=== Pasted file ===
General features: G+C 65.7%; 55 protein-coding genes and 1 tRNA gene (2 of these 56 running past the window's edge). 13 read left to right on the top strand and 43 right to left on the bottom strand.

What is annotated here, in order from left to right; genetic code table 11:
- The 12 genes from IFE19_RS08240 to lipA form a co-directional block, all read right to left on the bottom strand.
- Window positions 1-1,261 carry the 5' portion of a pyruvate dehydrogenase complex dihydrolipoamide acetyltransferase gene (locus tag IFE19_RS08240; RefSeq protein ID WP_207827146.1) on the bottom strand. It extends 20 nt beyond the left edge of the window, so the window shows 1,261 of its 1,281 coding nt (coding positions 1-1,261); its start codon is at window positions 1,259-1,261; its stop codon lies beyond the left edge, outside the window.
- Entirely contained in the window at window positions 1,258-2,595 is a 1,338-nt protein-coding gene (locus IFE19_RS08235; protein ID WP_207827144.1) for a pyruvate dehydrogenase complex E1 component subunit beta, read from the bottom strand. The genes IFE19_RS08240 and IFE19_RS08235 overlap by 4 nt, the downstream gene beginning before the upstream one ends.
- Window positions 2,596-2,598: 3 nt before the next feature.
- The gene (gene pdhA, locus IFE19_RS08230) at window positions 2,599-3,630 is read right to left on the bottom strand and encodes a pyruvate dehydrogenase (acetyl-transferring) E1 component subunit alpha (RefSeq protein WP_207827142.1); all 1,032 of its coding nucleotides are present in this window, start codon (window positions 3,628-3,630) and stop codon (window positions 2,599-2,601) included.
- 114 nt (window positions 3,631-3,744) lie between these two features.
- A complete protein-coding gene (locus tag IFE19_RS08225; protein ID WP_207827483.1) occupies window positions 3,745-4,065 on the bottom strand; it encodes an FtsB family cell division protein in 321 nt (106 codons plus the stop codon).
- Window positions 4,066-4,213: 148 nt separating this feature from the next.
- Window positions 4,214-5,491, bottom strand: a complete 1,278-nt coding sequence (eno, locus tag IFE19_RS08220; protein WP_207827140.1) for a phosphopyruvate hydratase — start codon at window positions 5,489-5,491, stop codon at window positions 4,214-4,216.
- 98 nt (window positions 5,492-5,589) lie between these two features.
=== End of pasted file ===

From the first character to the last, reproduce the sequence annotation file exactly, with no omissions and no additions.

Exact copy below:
General features: G+C 65.7%; 55 protein-coding genes and 1 tRNA gene (2 of these 56 running past the window's edge). 13 read left to right on the top strand and 43 right to left on the bottom strand.

What is annotated here, in order from left to right; genetic code table 11:
- The 12 genes from IFE19_RS08240 to lipA form a co-directional block, all read right to left on the bottom strand.
- Window positions 1-1,261 carry the 5' portion of a pyruvate dehydrogenase complex dihydrolipoamide acetyltransferase gene (locus tag IFE19_RS08240; RefSeq protein ID WP_207827146.1) on the bottom strand. It extends 20 nt beyond the left edge of the window, so the window shows 1,261 of its 1,281 coding nt (coding positions 1-1,261); its start codon is at window positions 1,259-1,261; its stop codon lies beyond the left edge, outside the window.
- Entirely contained in the window at window positions 1,258-2,595 is a 1,338-nt protein-coding gene (locus IFE19_RS08235; protein ID WP_207827144.1) for a pyruvate dehydrogenase complex E1 component subunit beta, read from the bottom strand. The genes IFE19_RS08240 and IFE19_RS08235 overlap by 4 nt, the downstream gene beginning before the upstream one ends.
- Window positions 2,596-2,598: 3 nt before the next feature.
- The gene (gene pdhA, locus IFE19_RS08230) at window positions 2,599-3,630 is read right to left on the bottom strand and encodes a pyruvate dehydrogenase (acetyl-transferring) E1 component subunit alpha (RefSeq protein WP_207827142.1); all 1,032 of its coding nucleotides are present in this window, start codon (window positions 3,628-3,630) and stop codon (window positions 2,599-2,601) included.
- 114 nt (window positions 3,631-3,744) lie between these two features.
- A complete protein-coding gene (locus tag IFE19_RS08225; protein ID WP_207827483.1) occupies window positions 3,745-4,065 on the bottom strand; it encodes an FtsB family cell division protein in 321 nt (106 codons plus the stop codon).
- Window positions 4,066-4,213: 148 nt separating this feature from the next.
- Window positions 4,214-5,491, bottom strand: a complete 1,278-nt coding sequence (eno, locus tag IFE19_RS08220; protein WP_207827140.1) for a phosphopyruvate hydratase — start codon at window positions 5,489-5,491, stop codon at window positions 4,214-4,216.
- 98 nt (window positions 5,492-5,589) lie between these two features.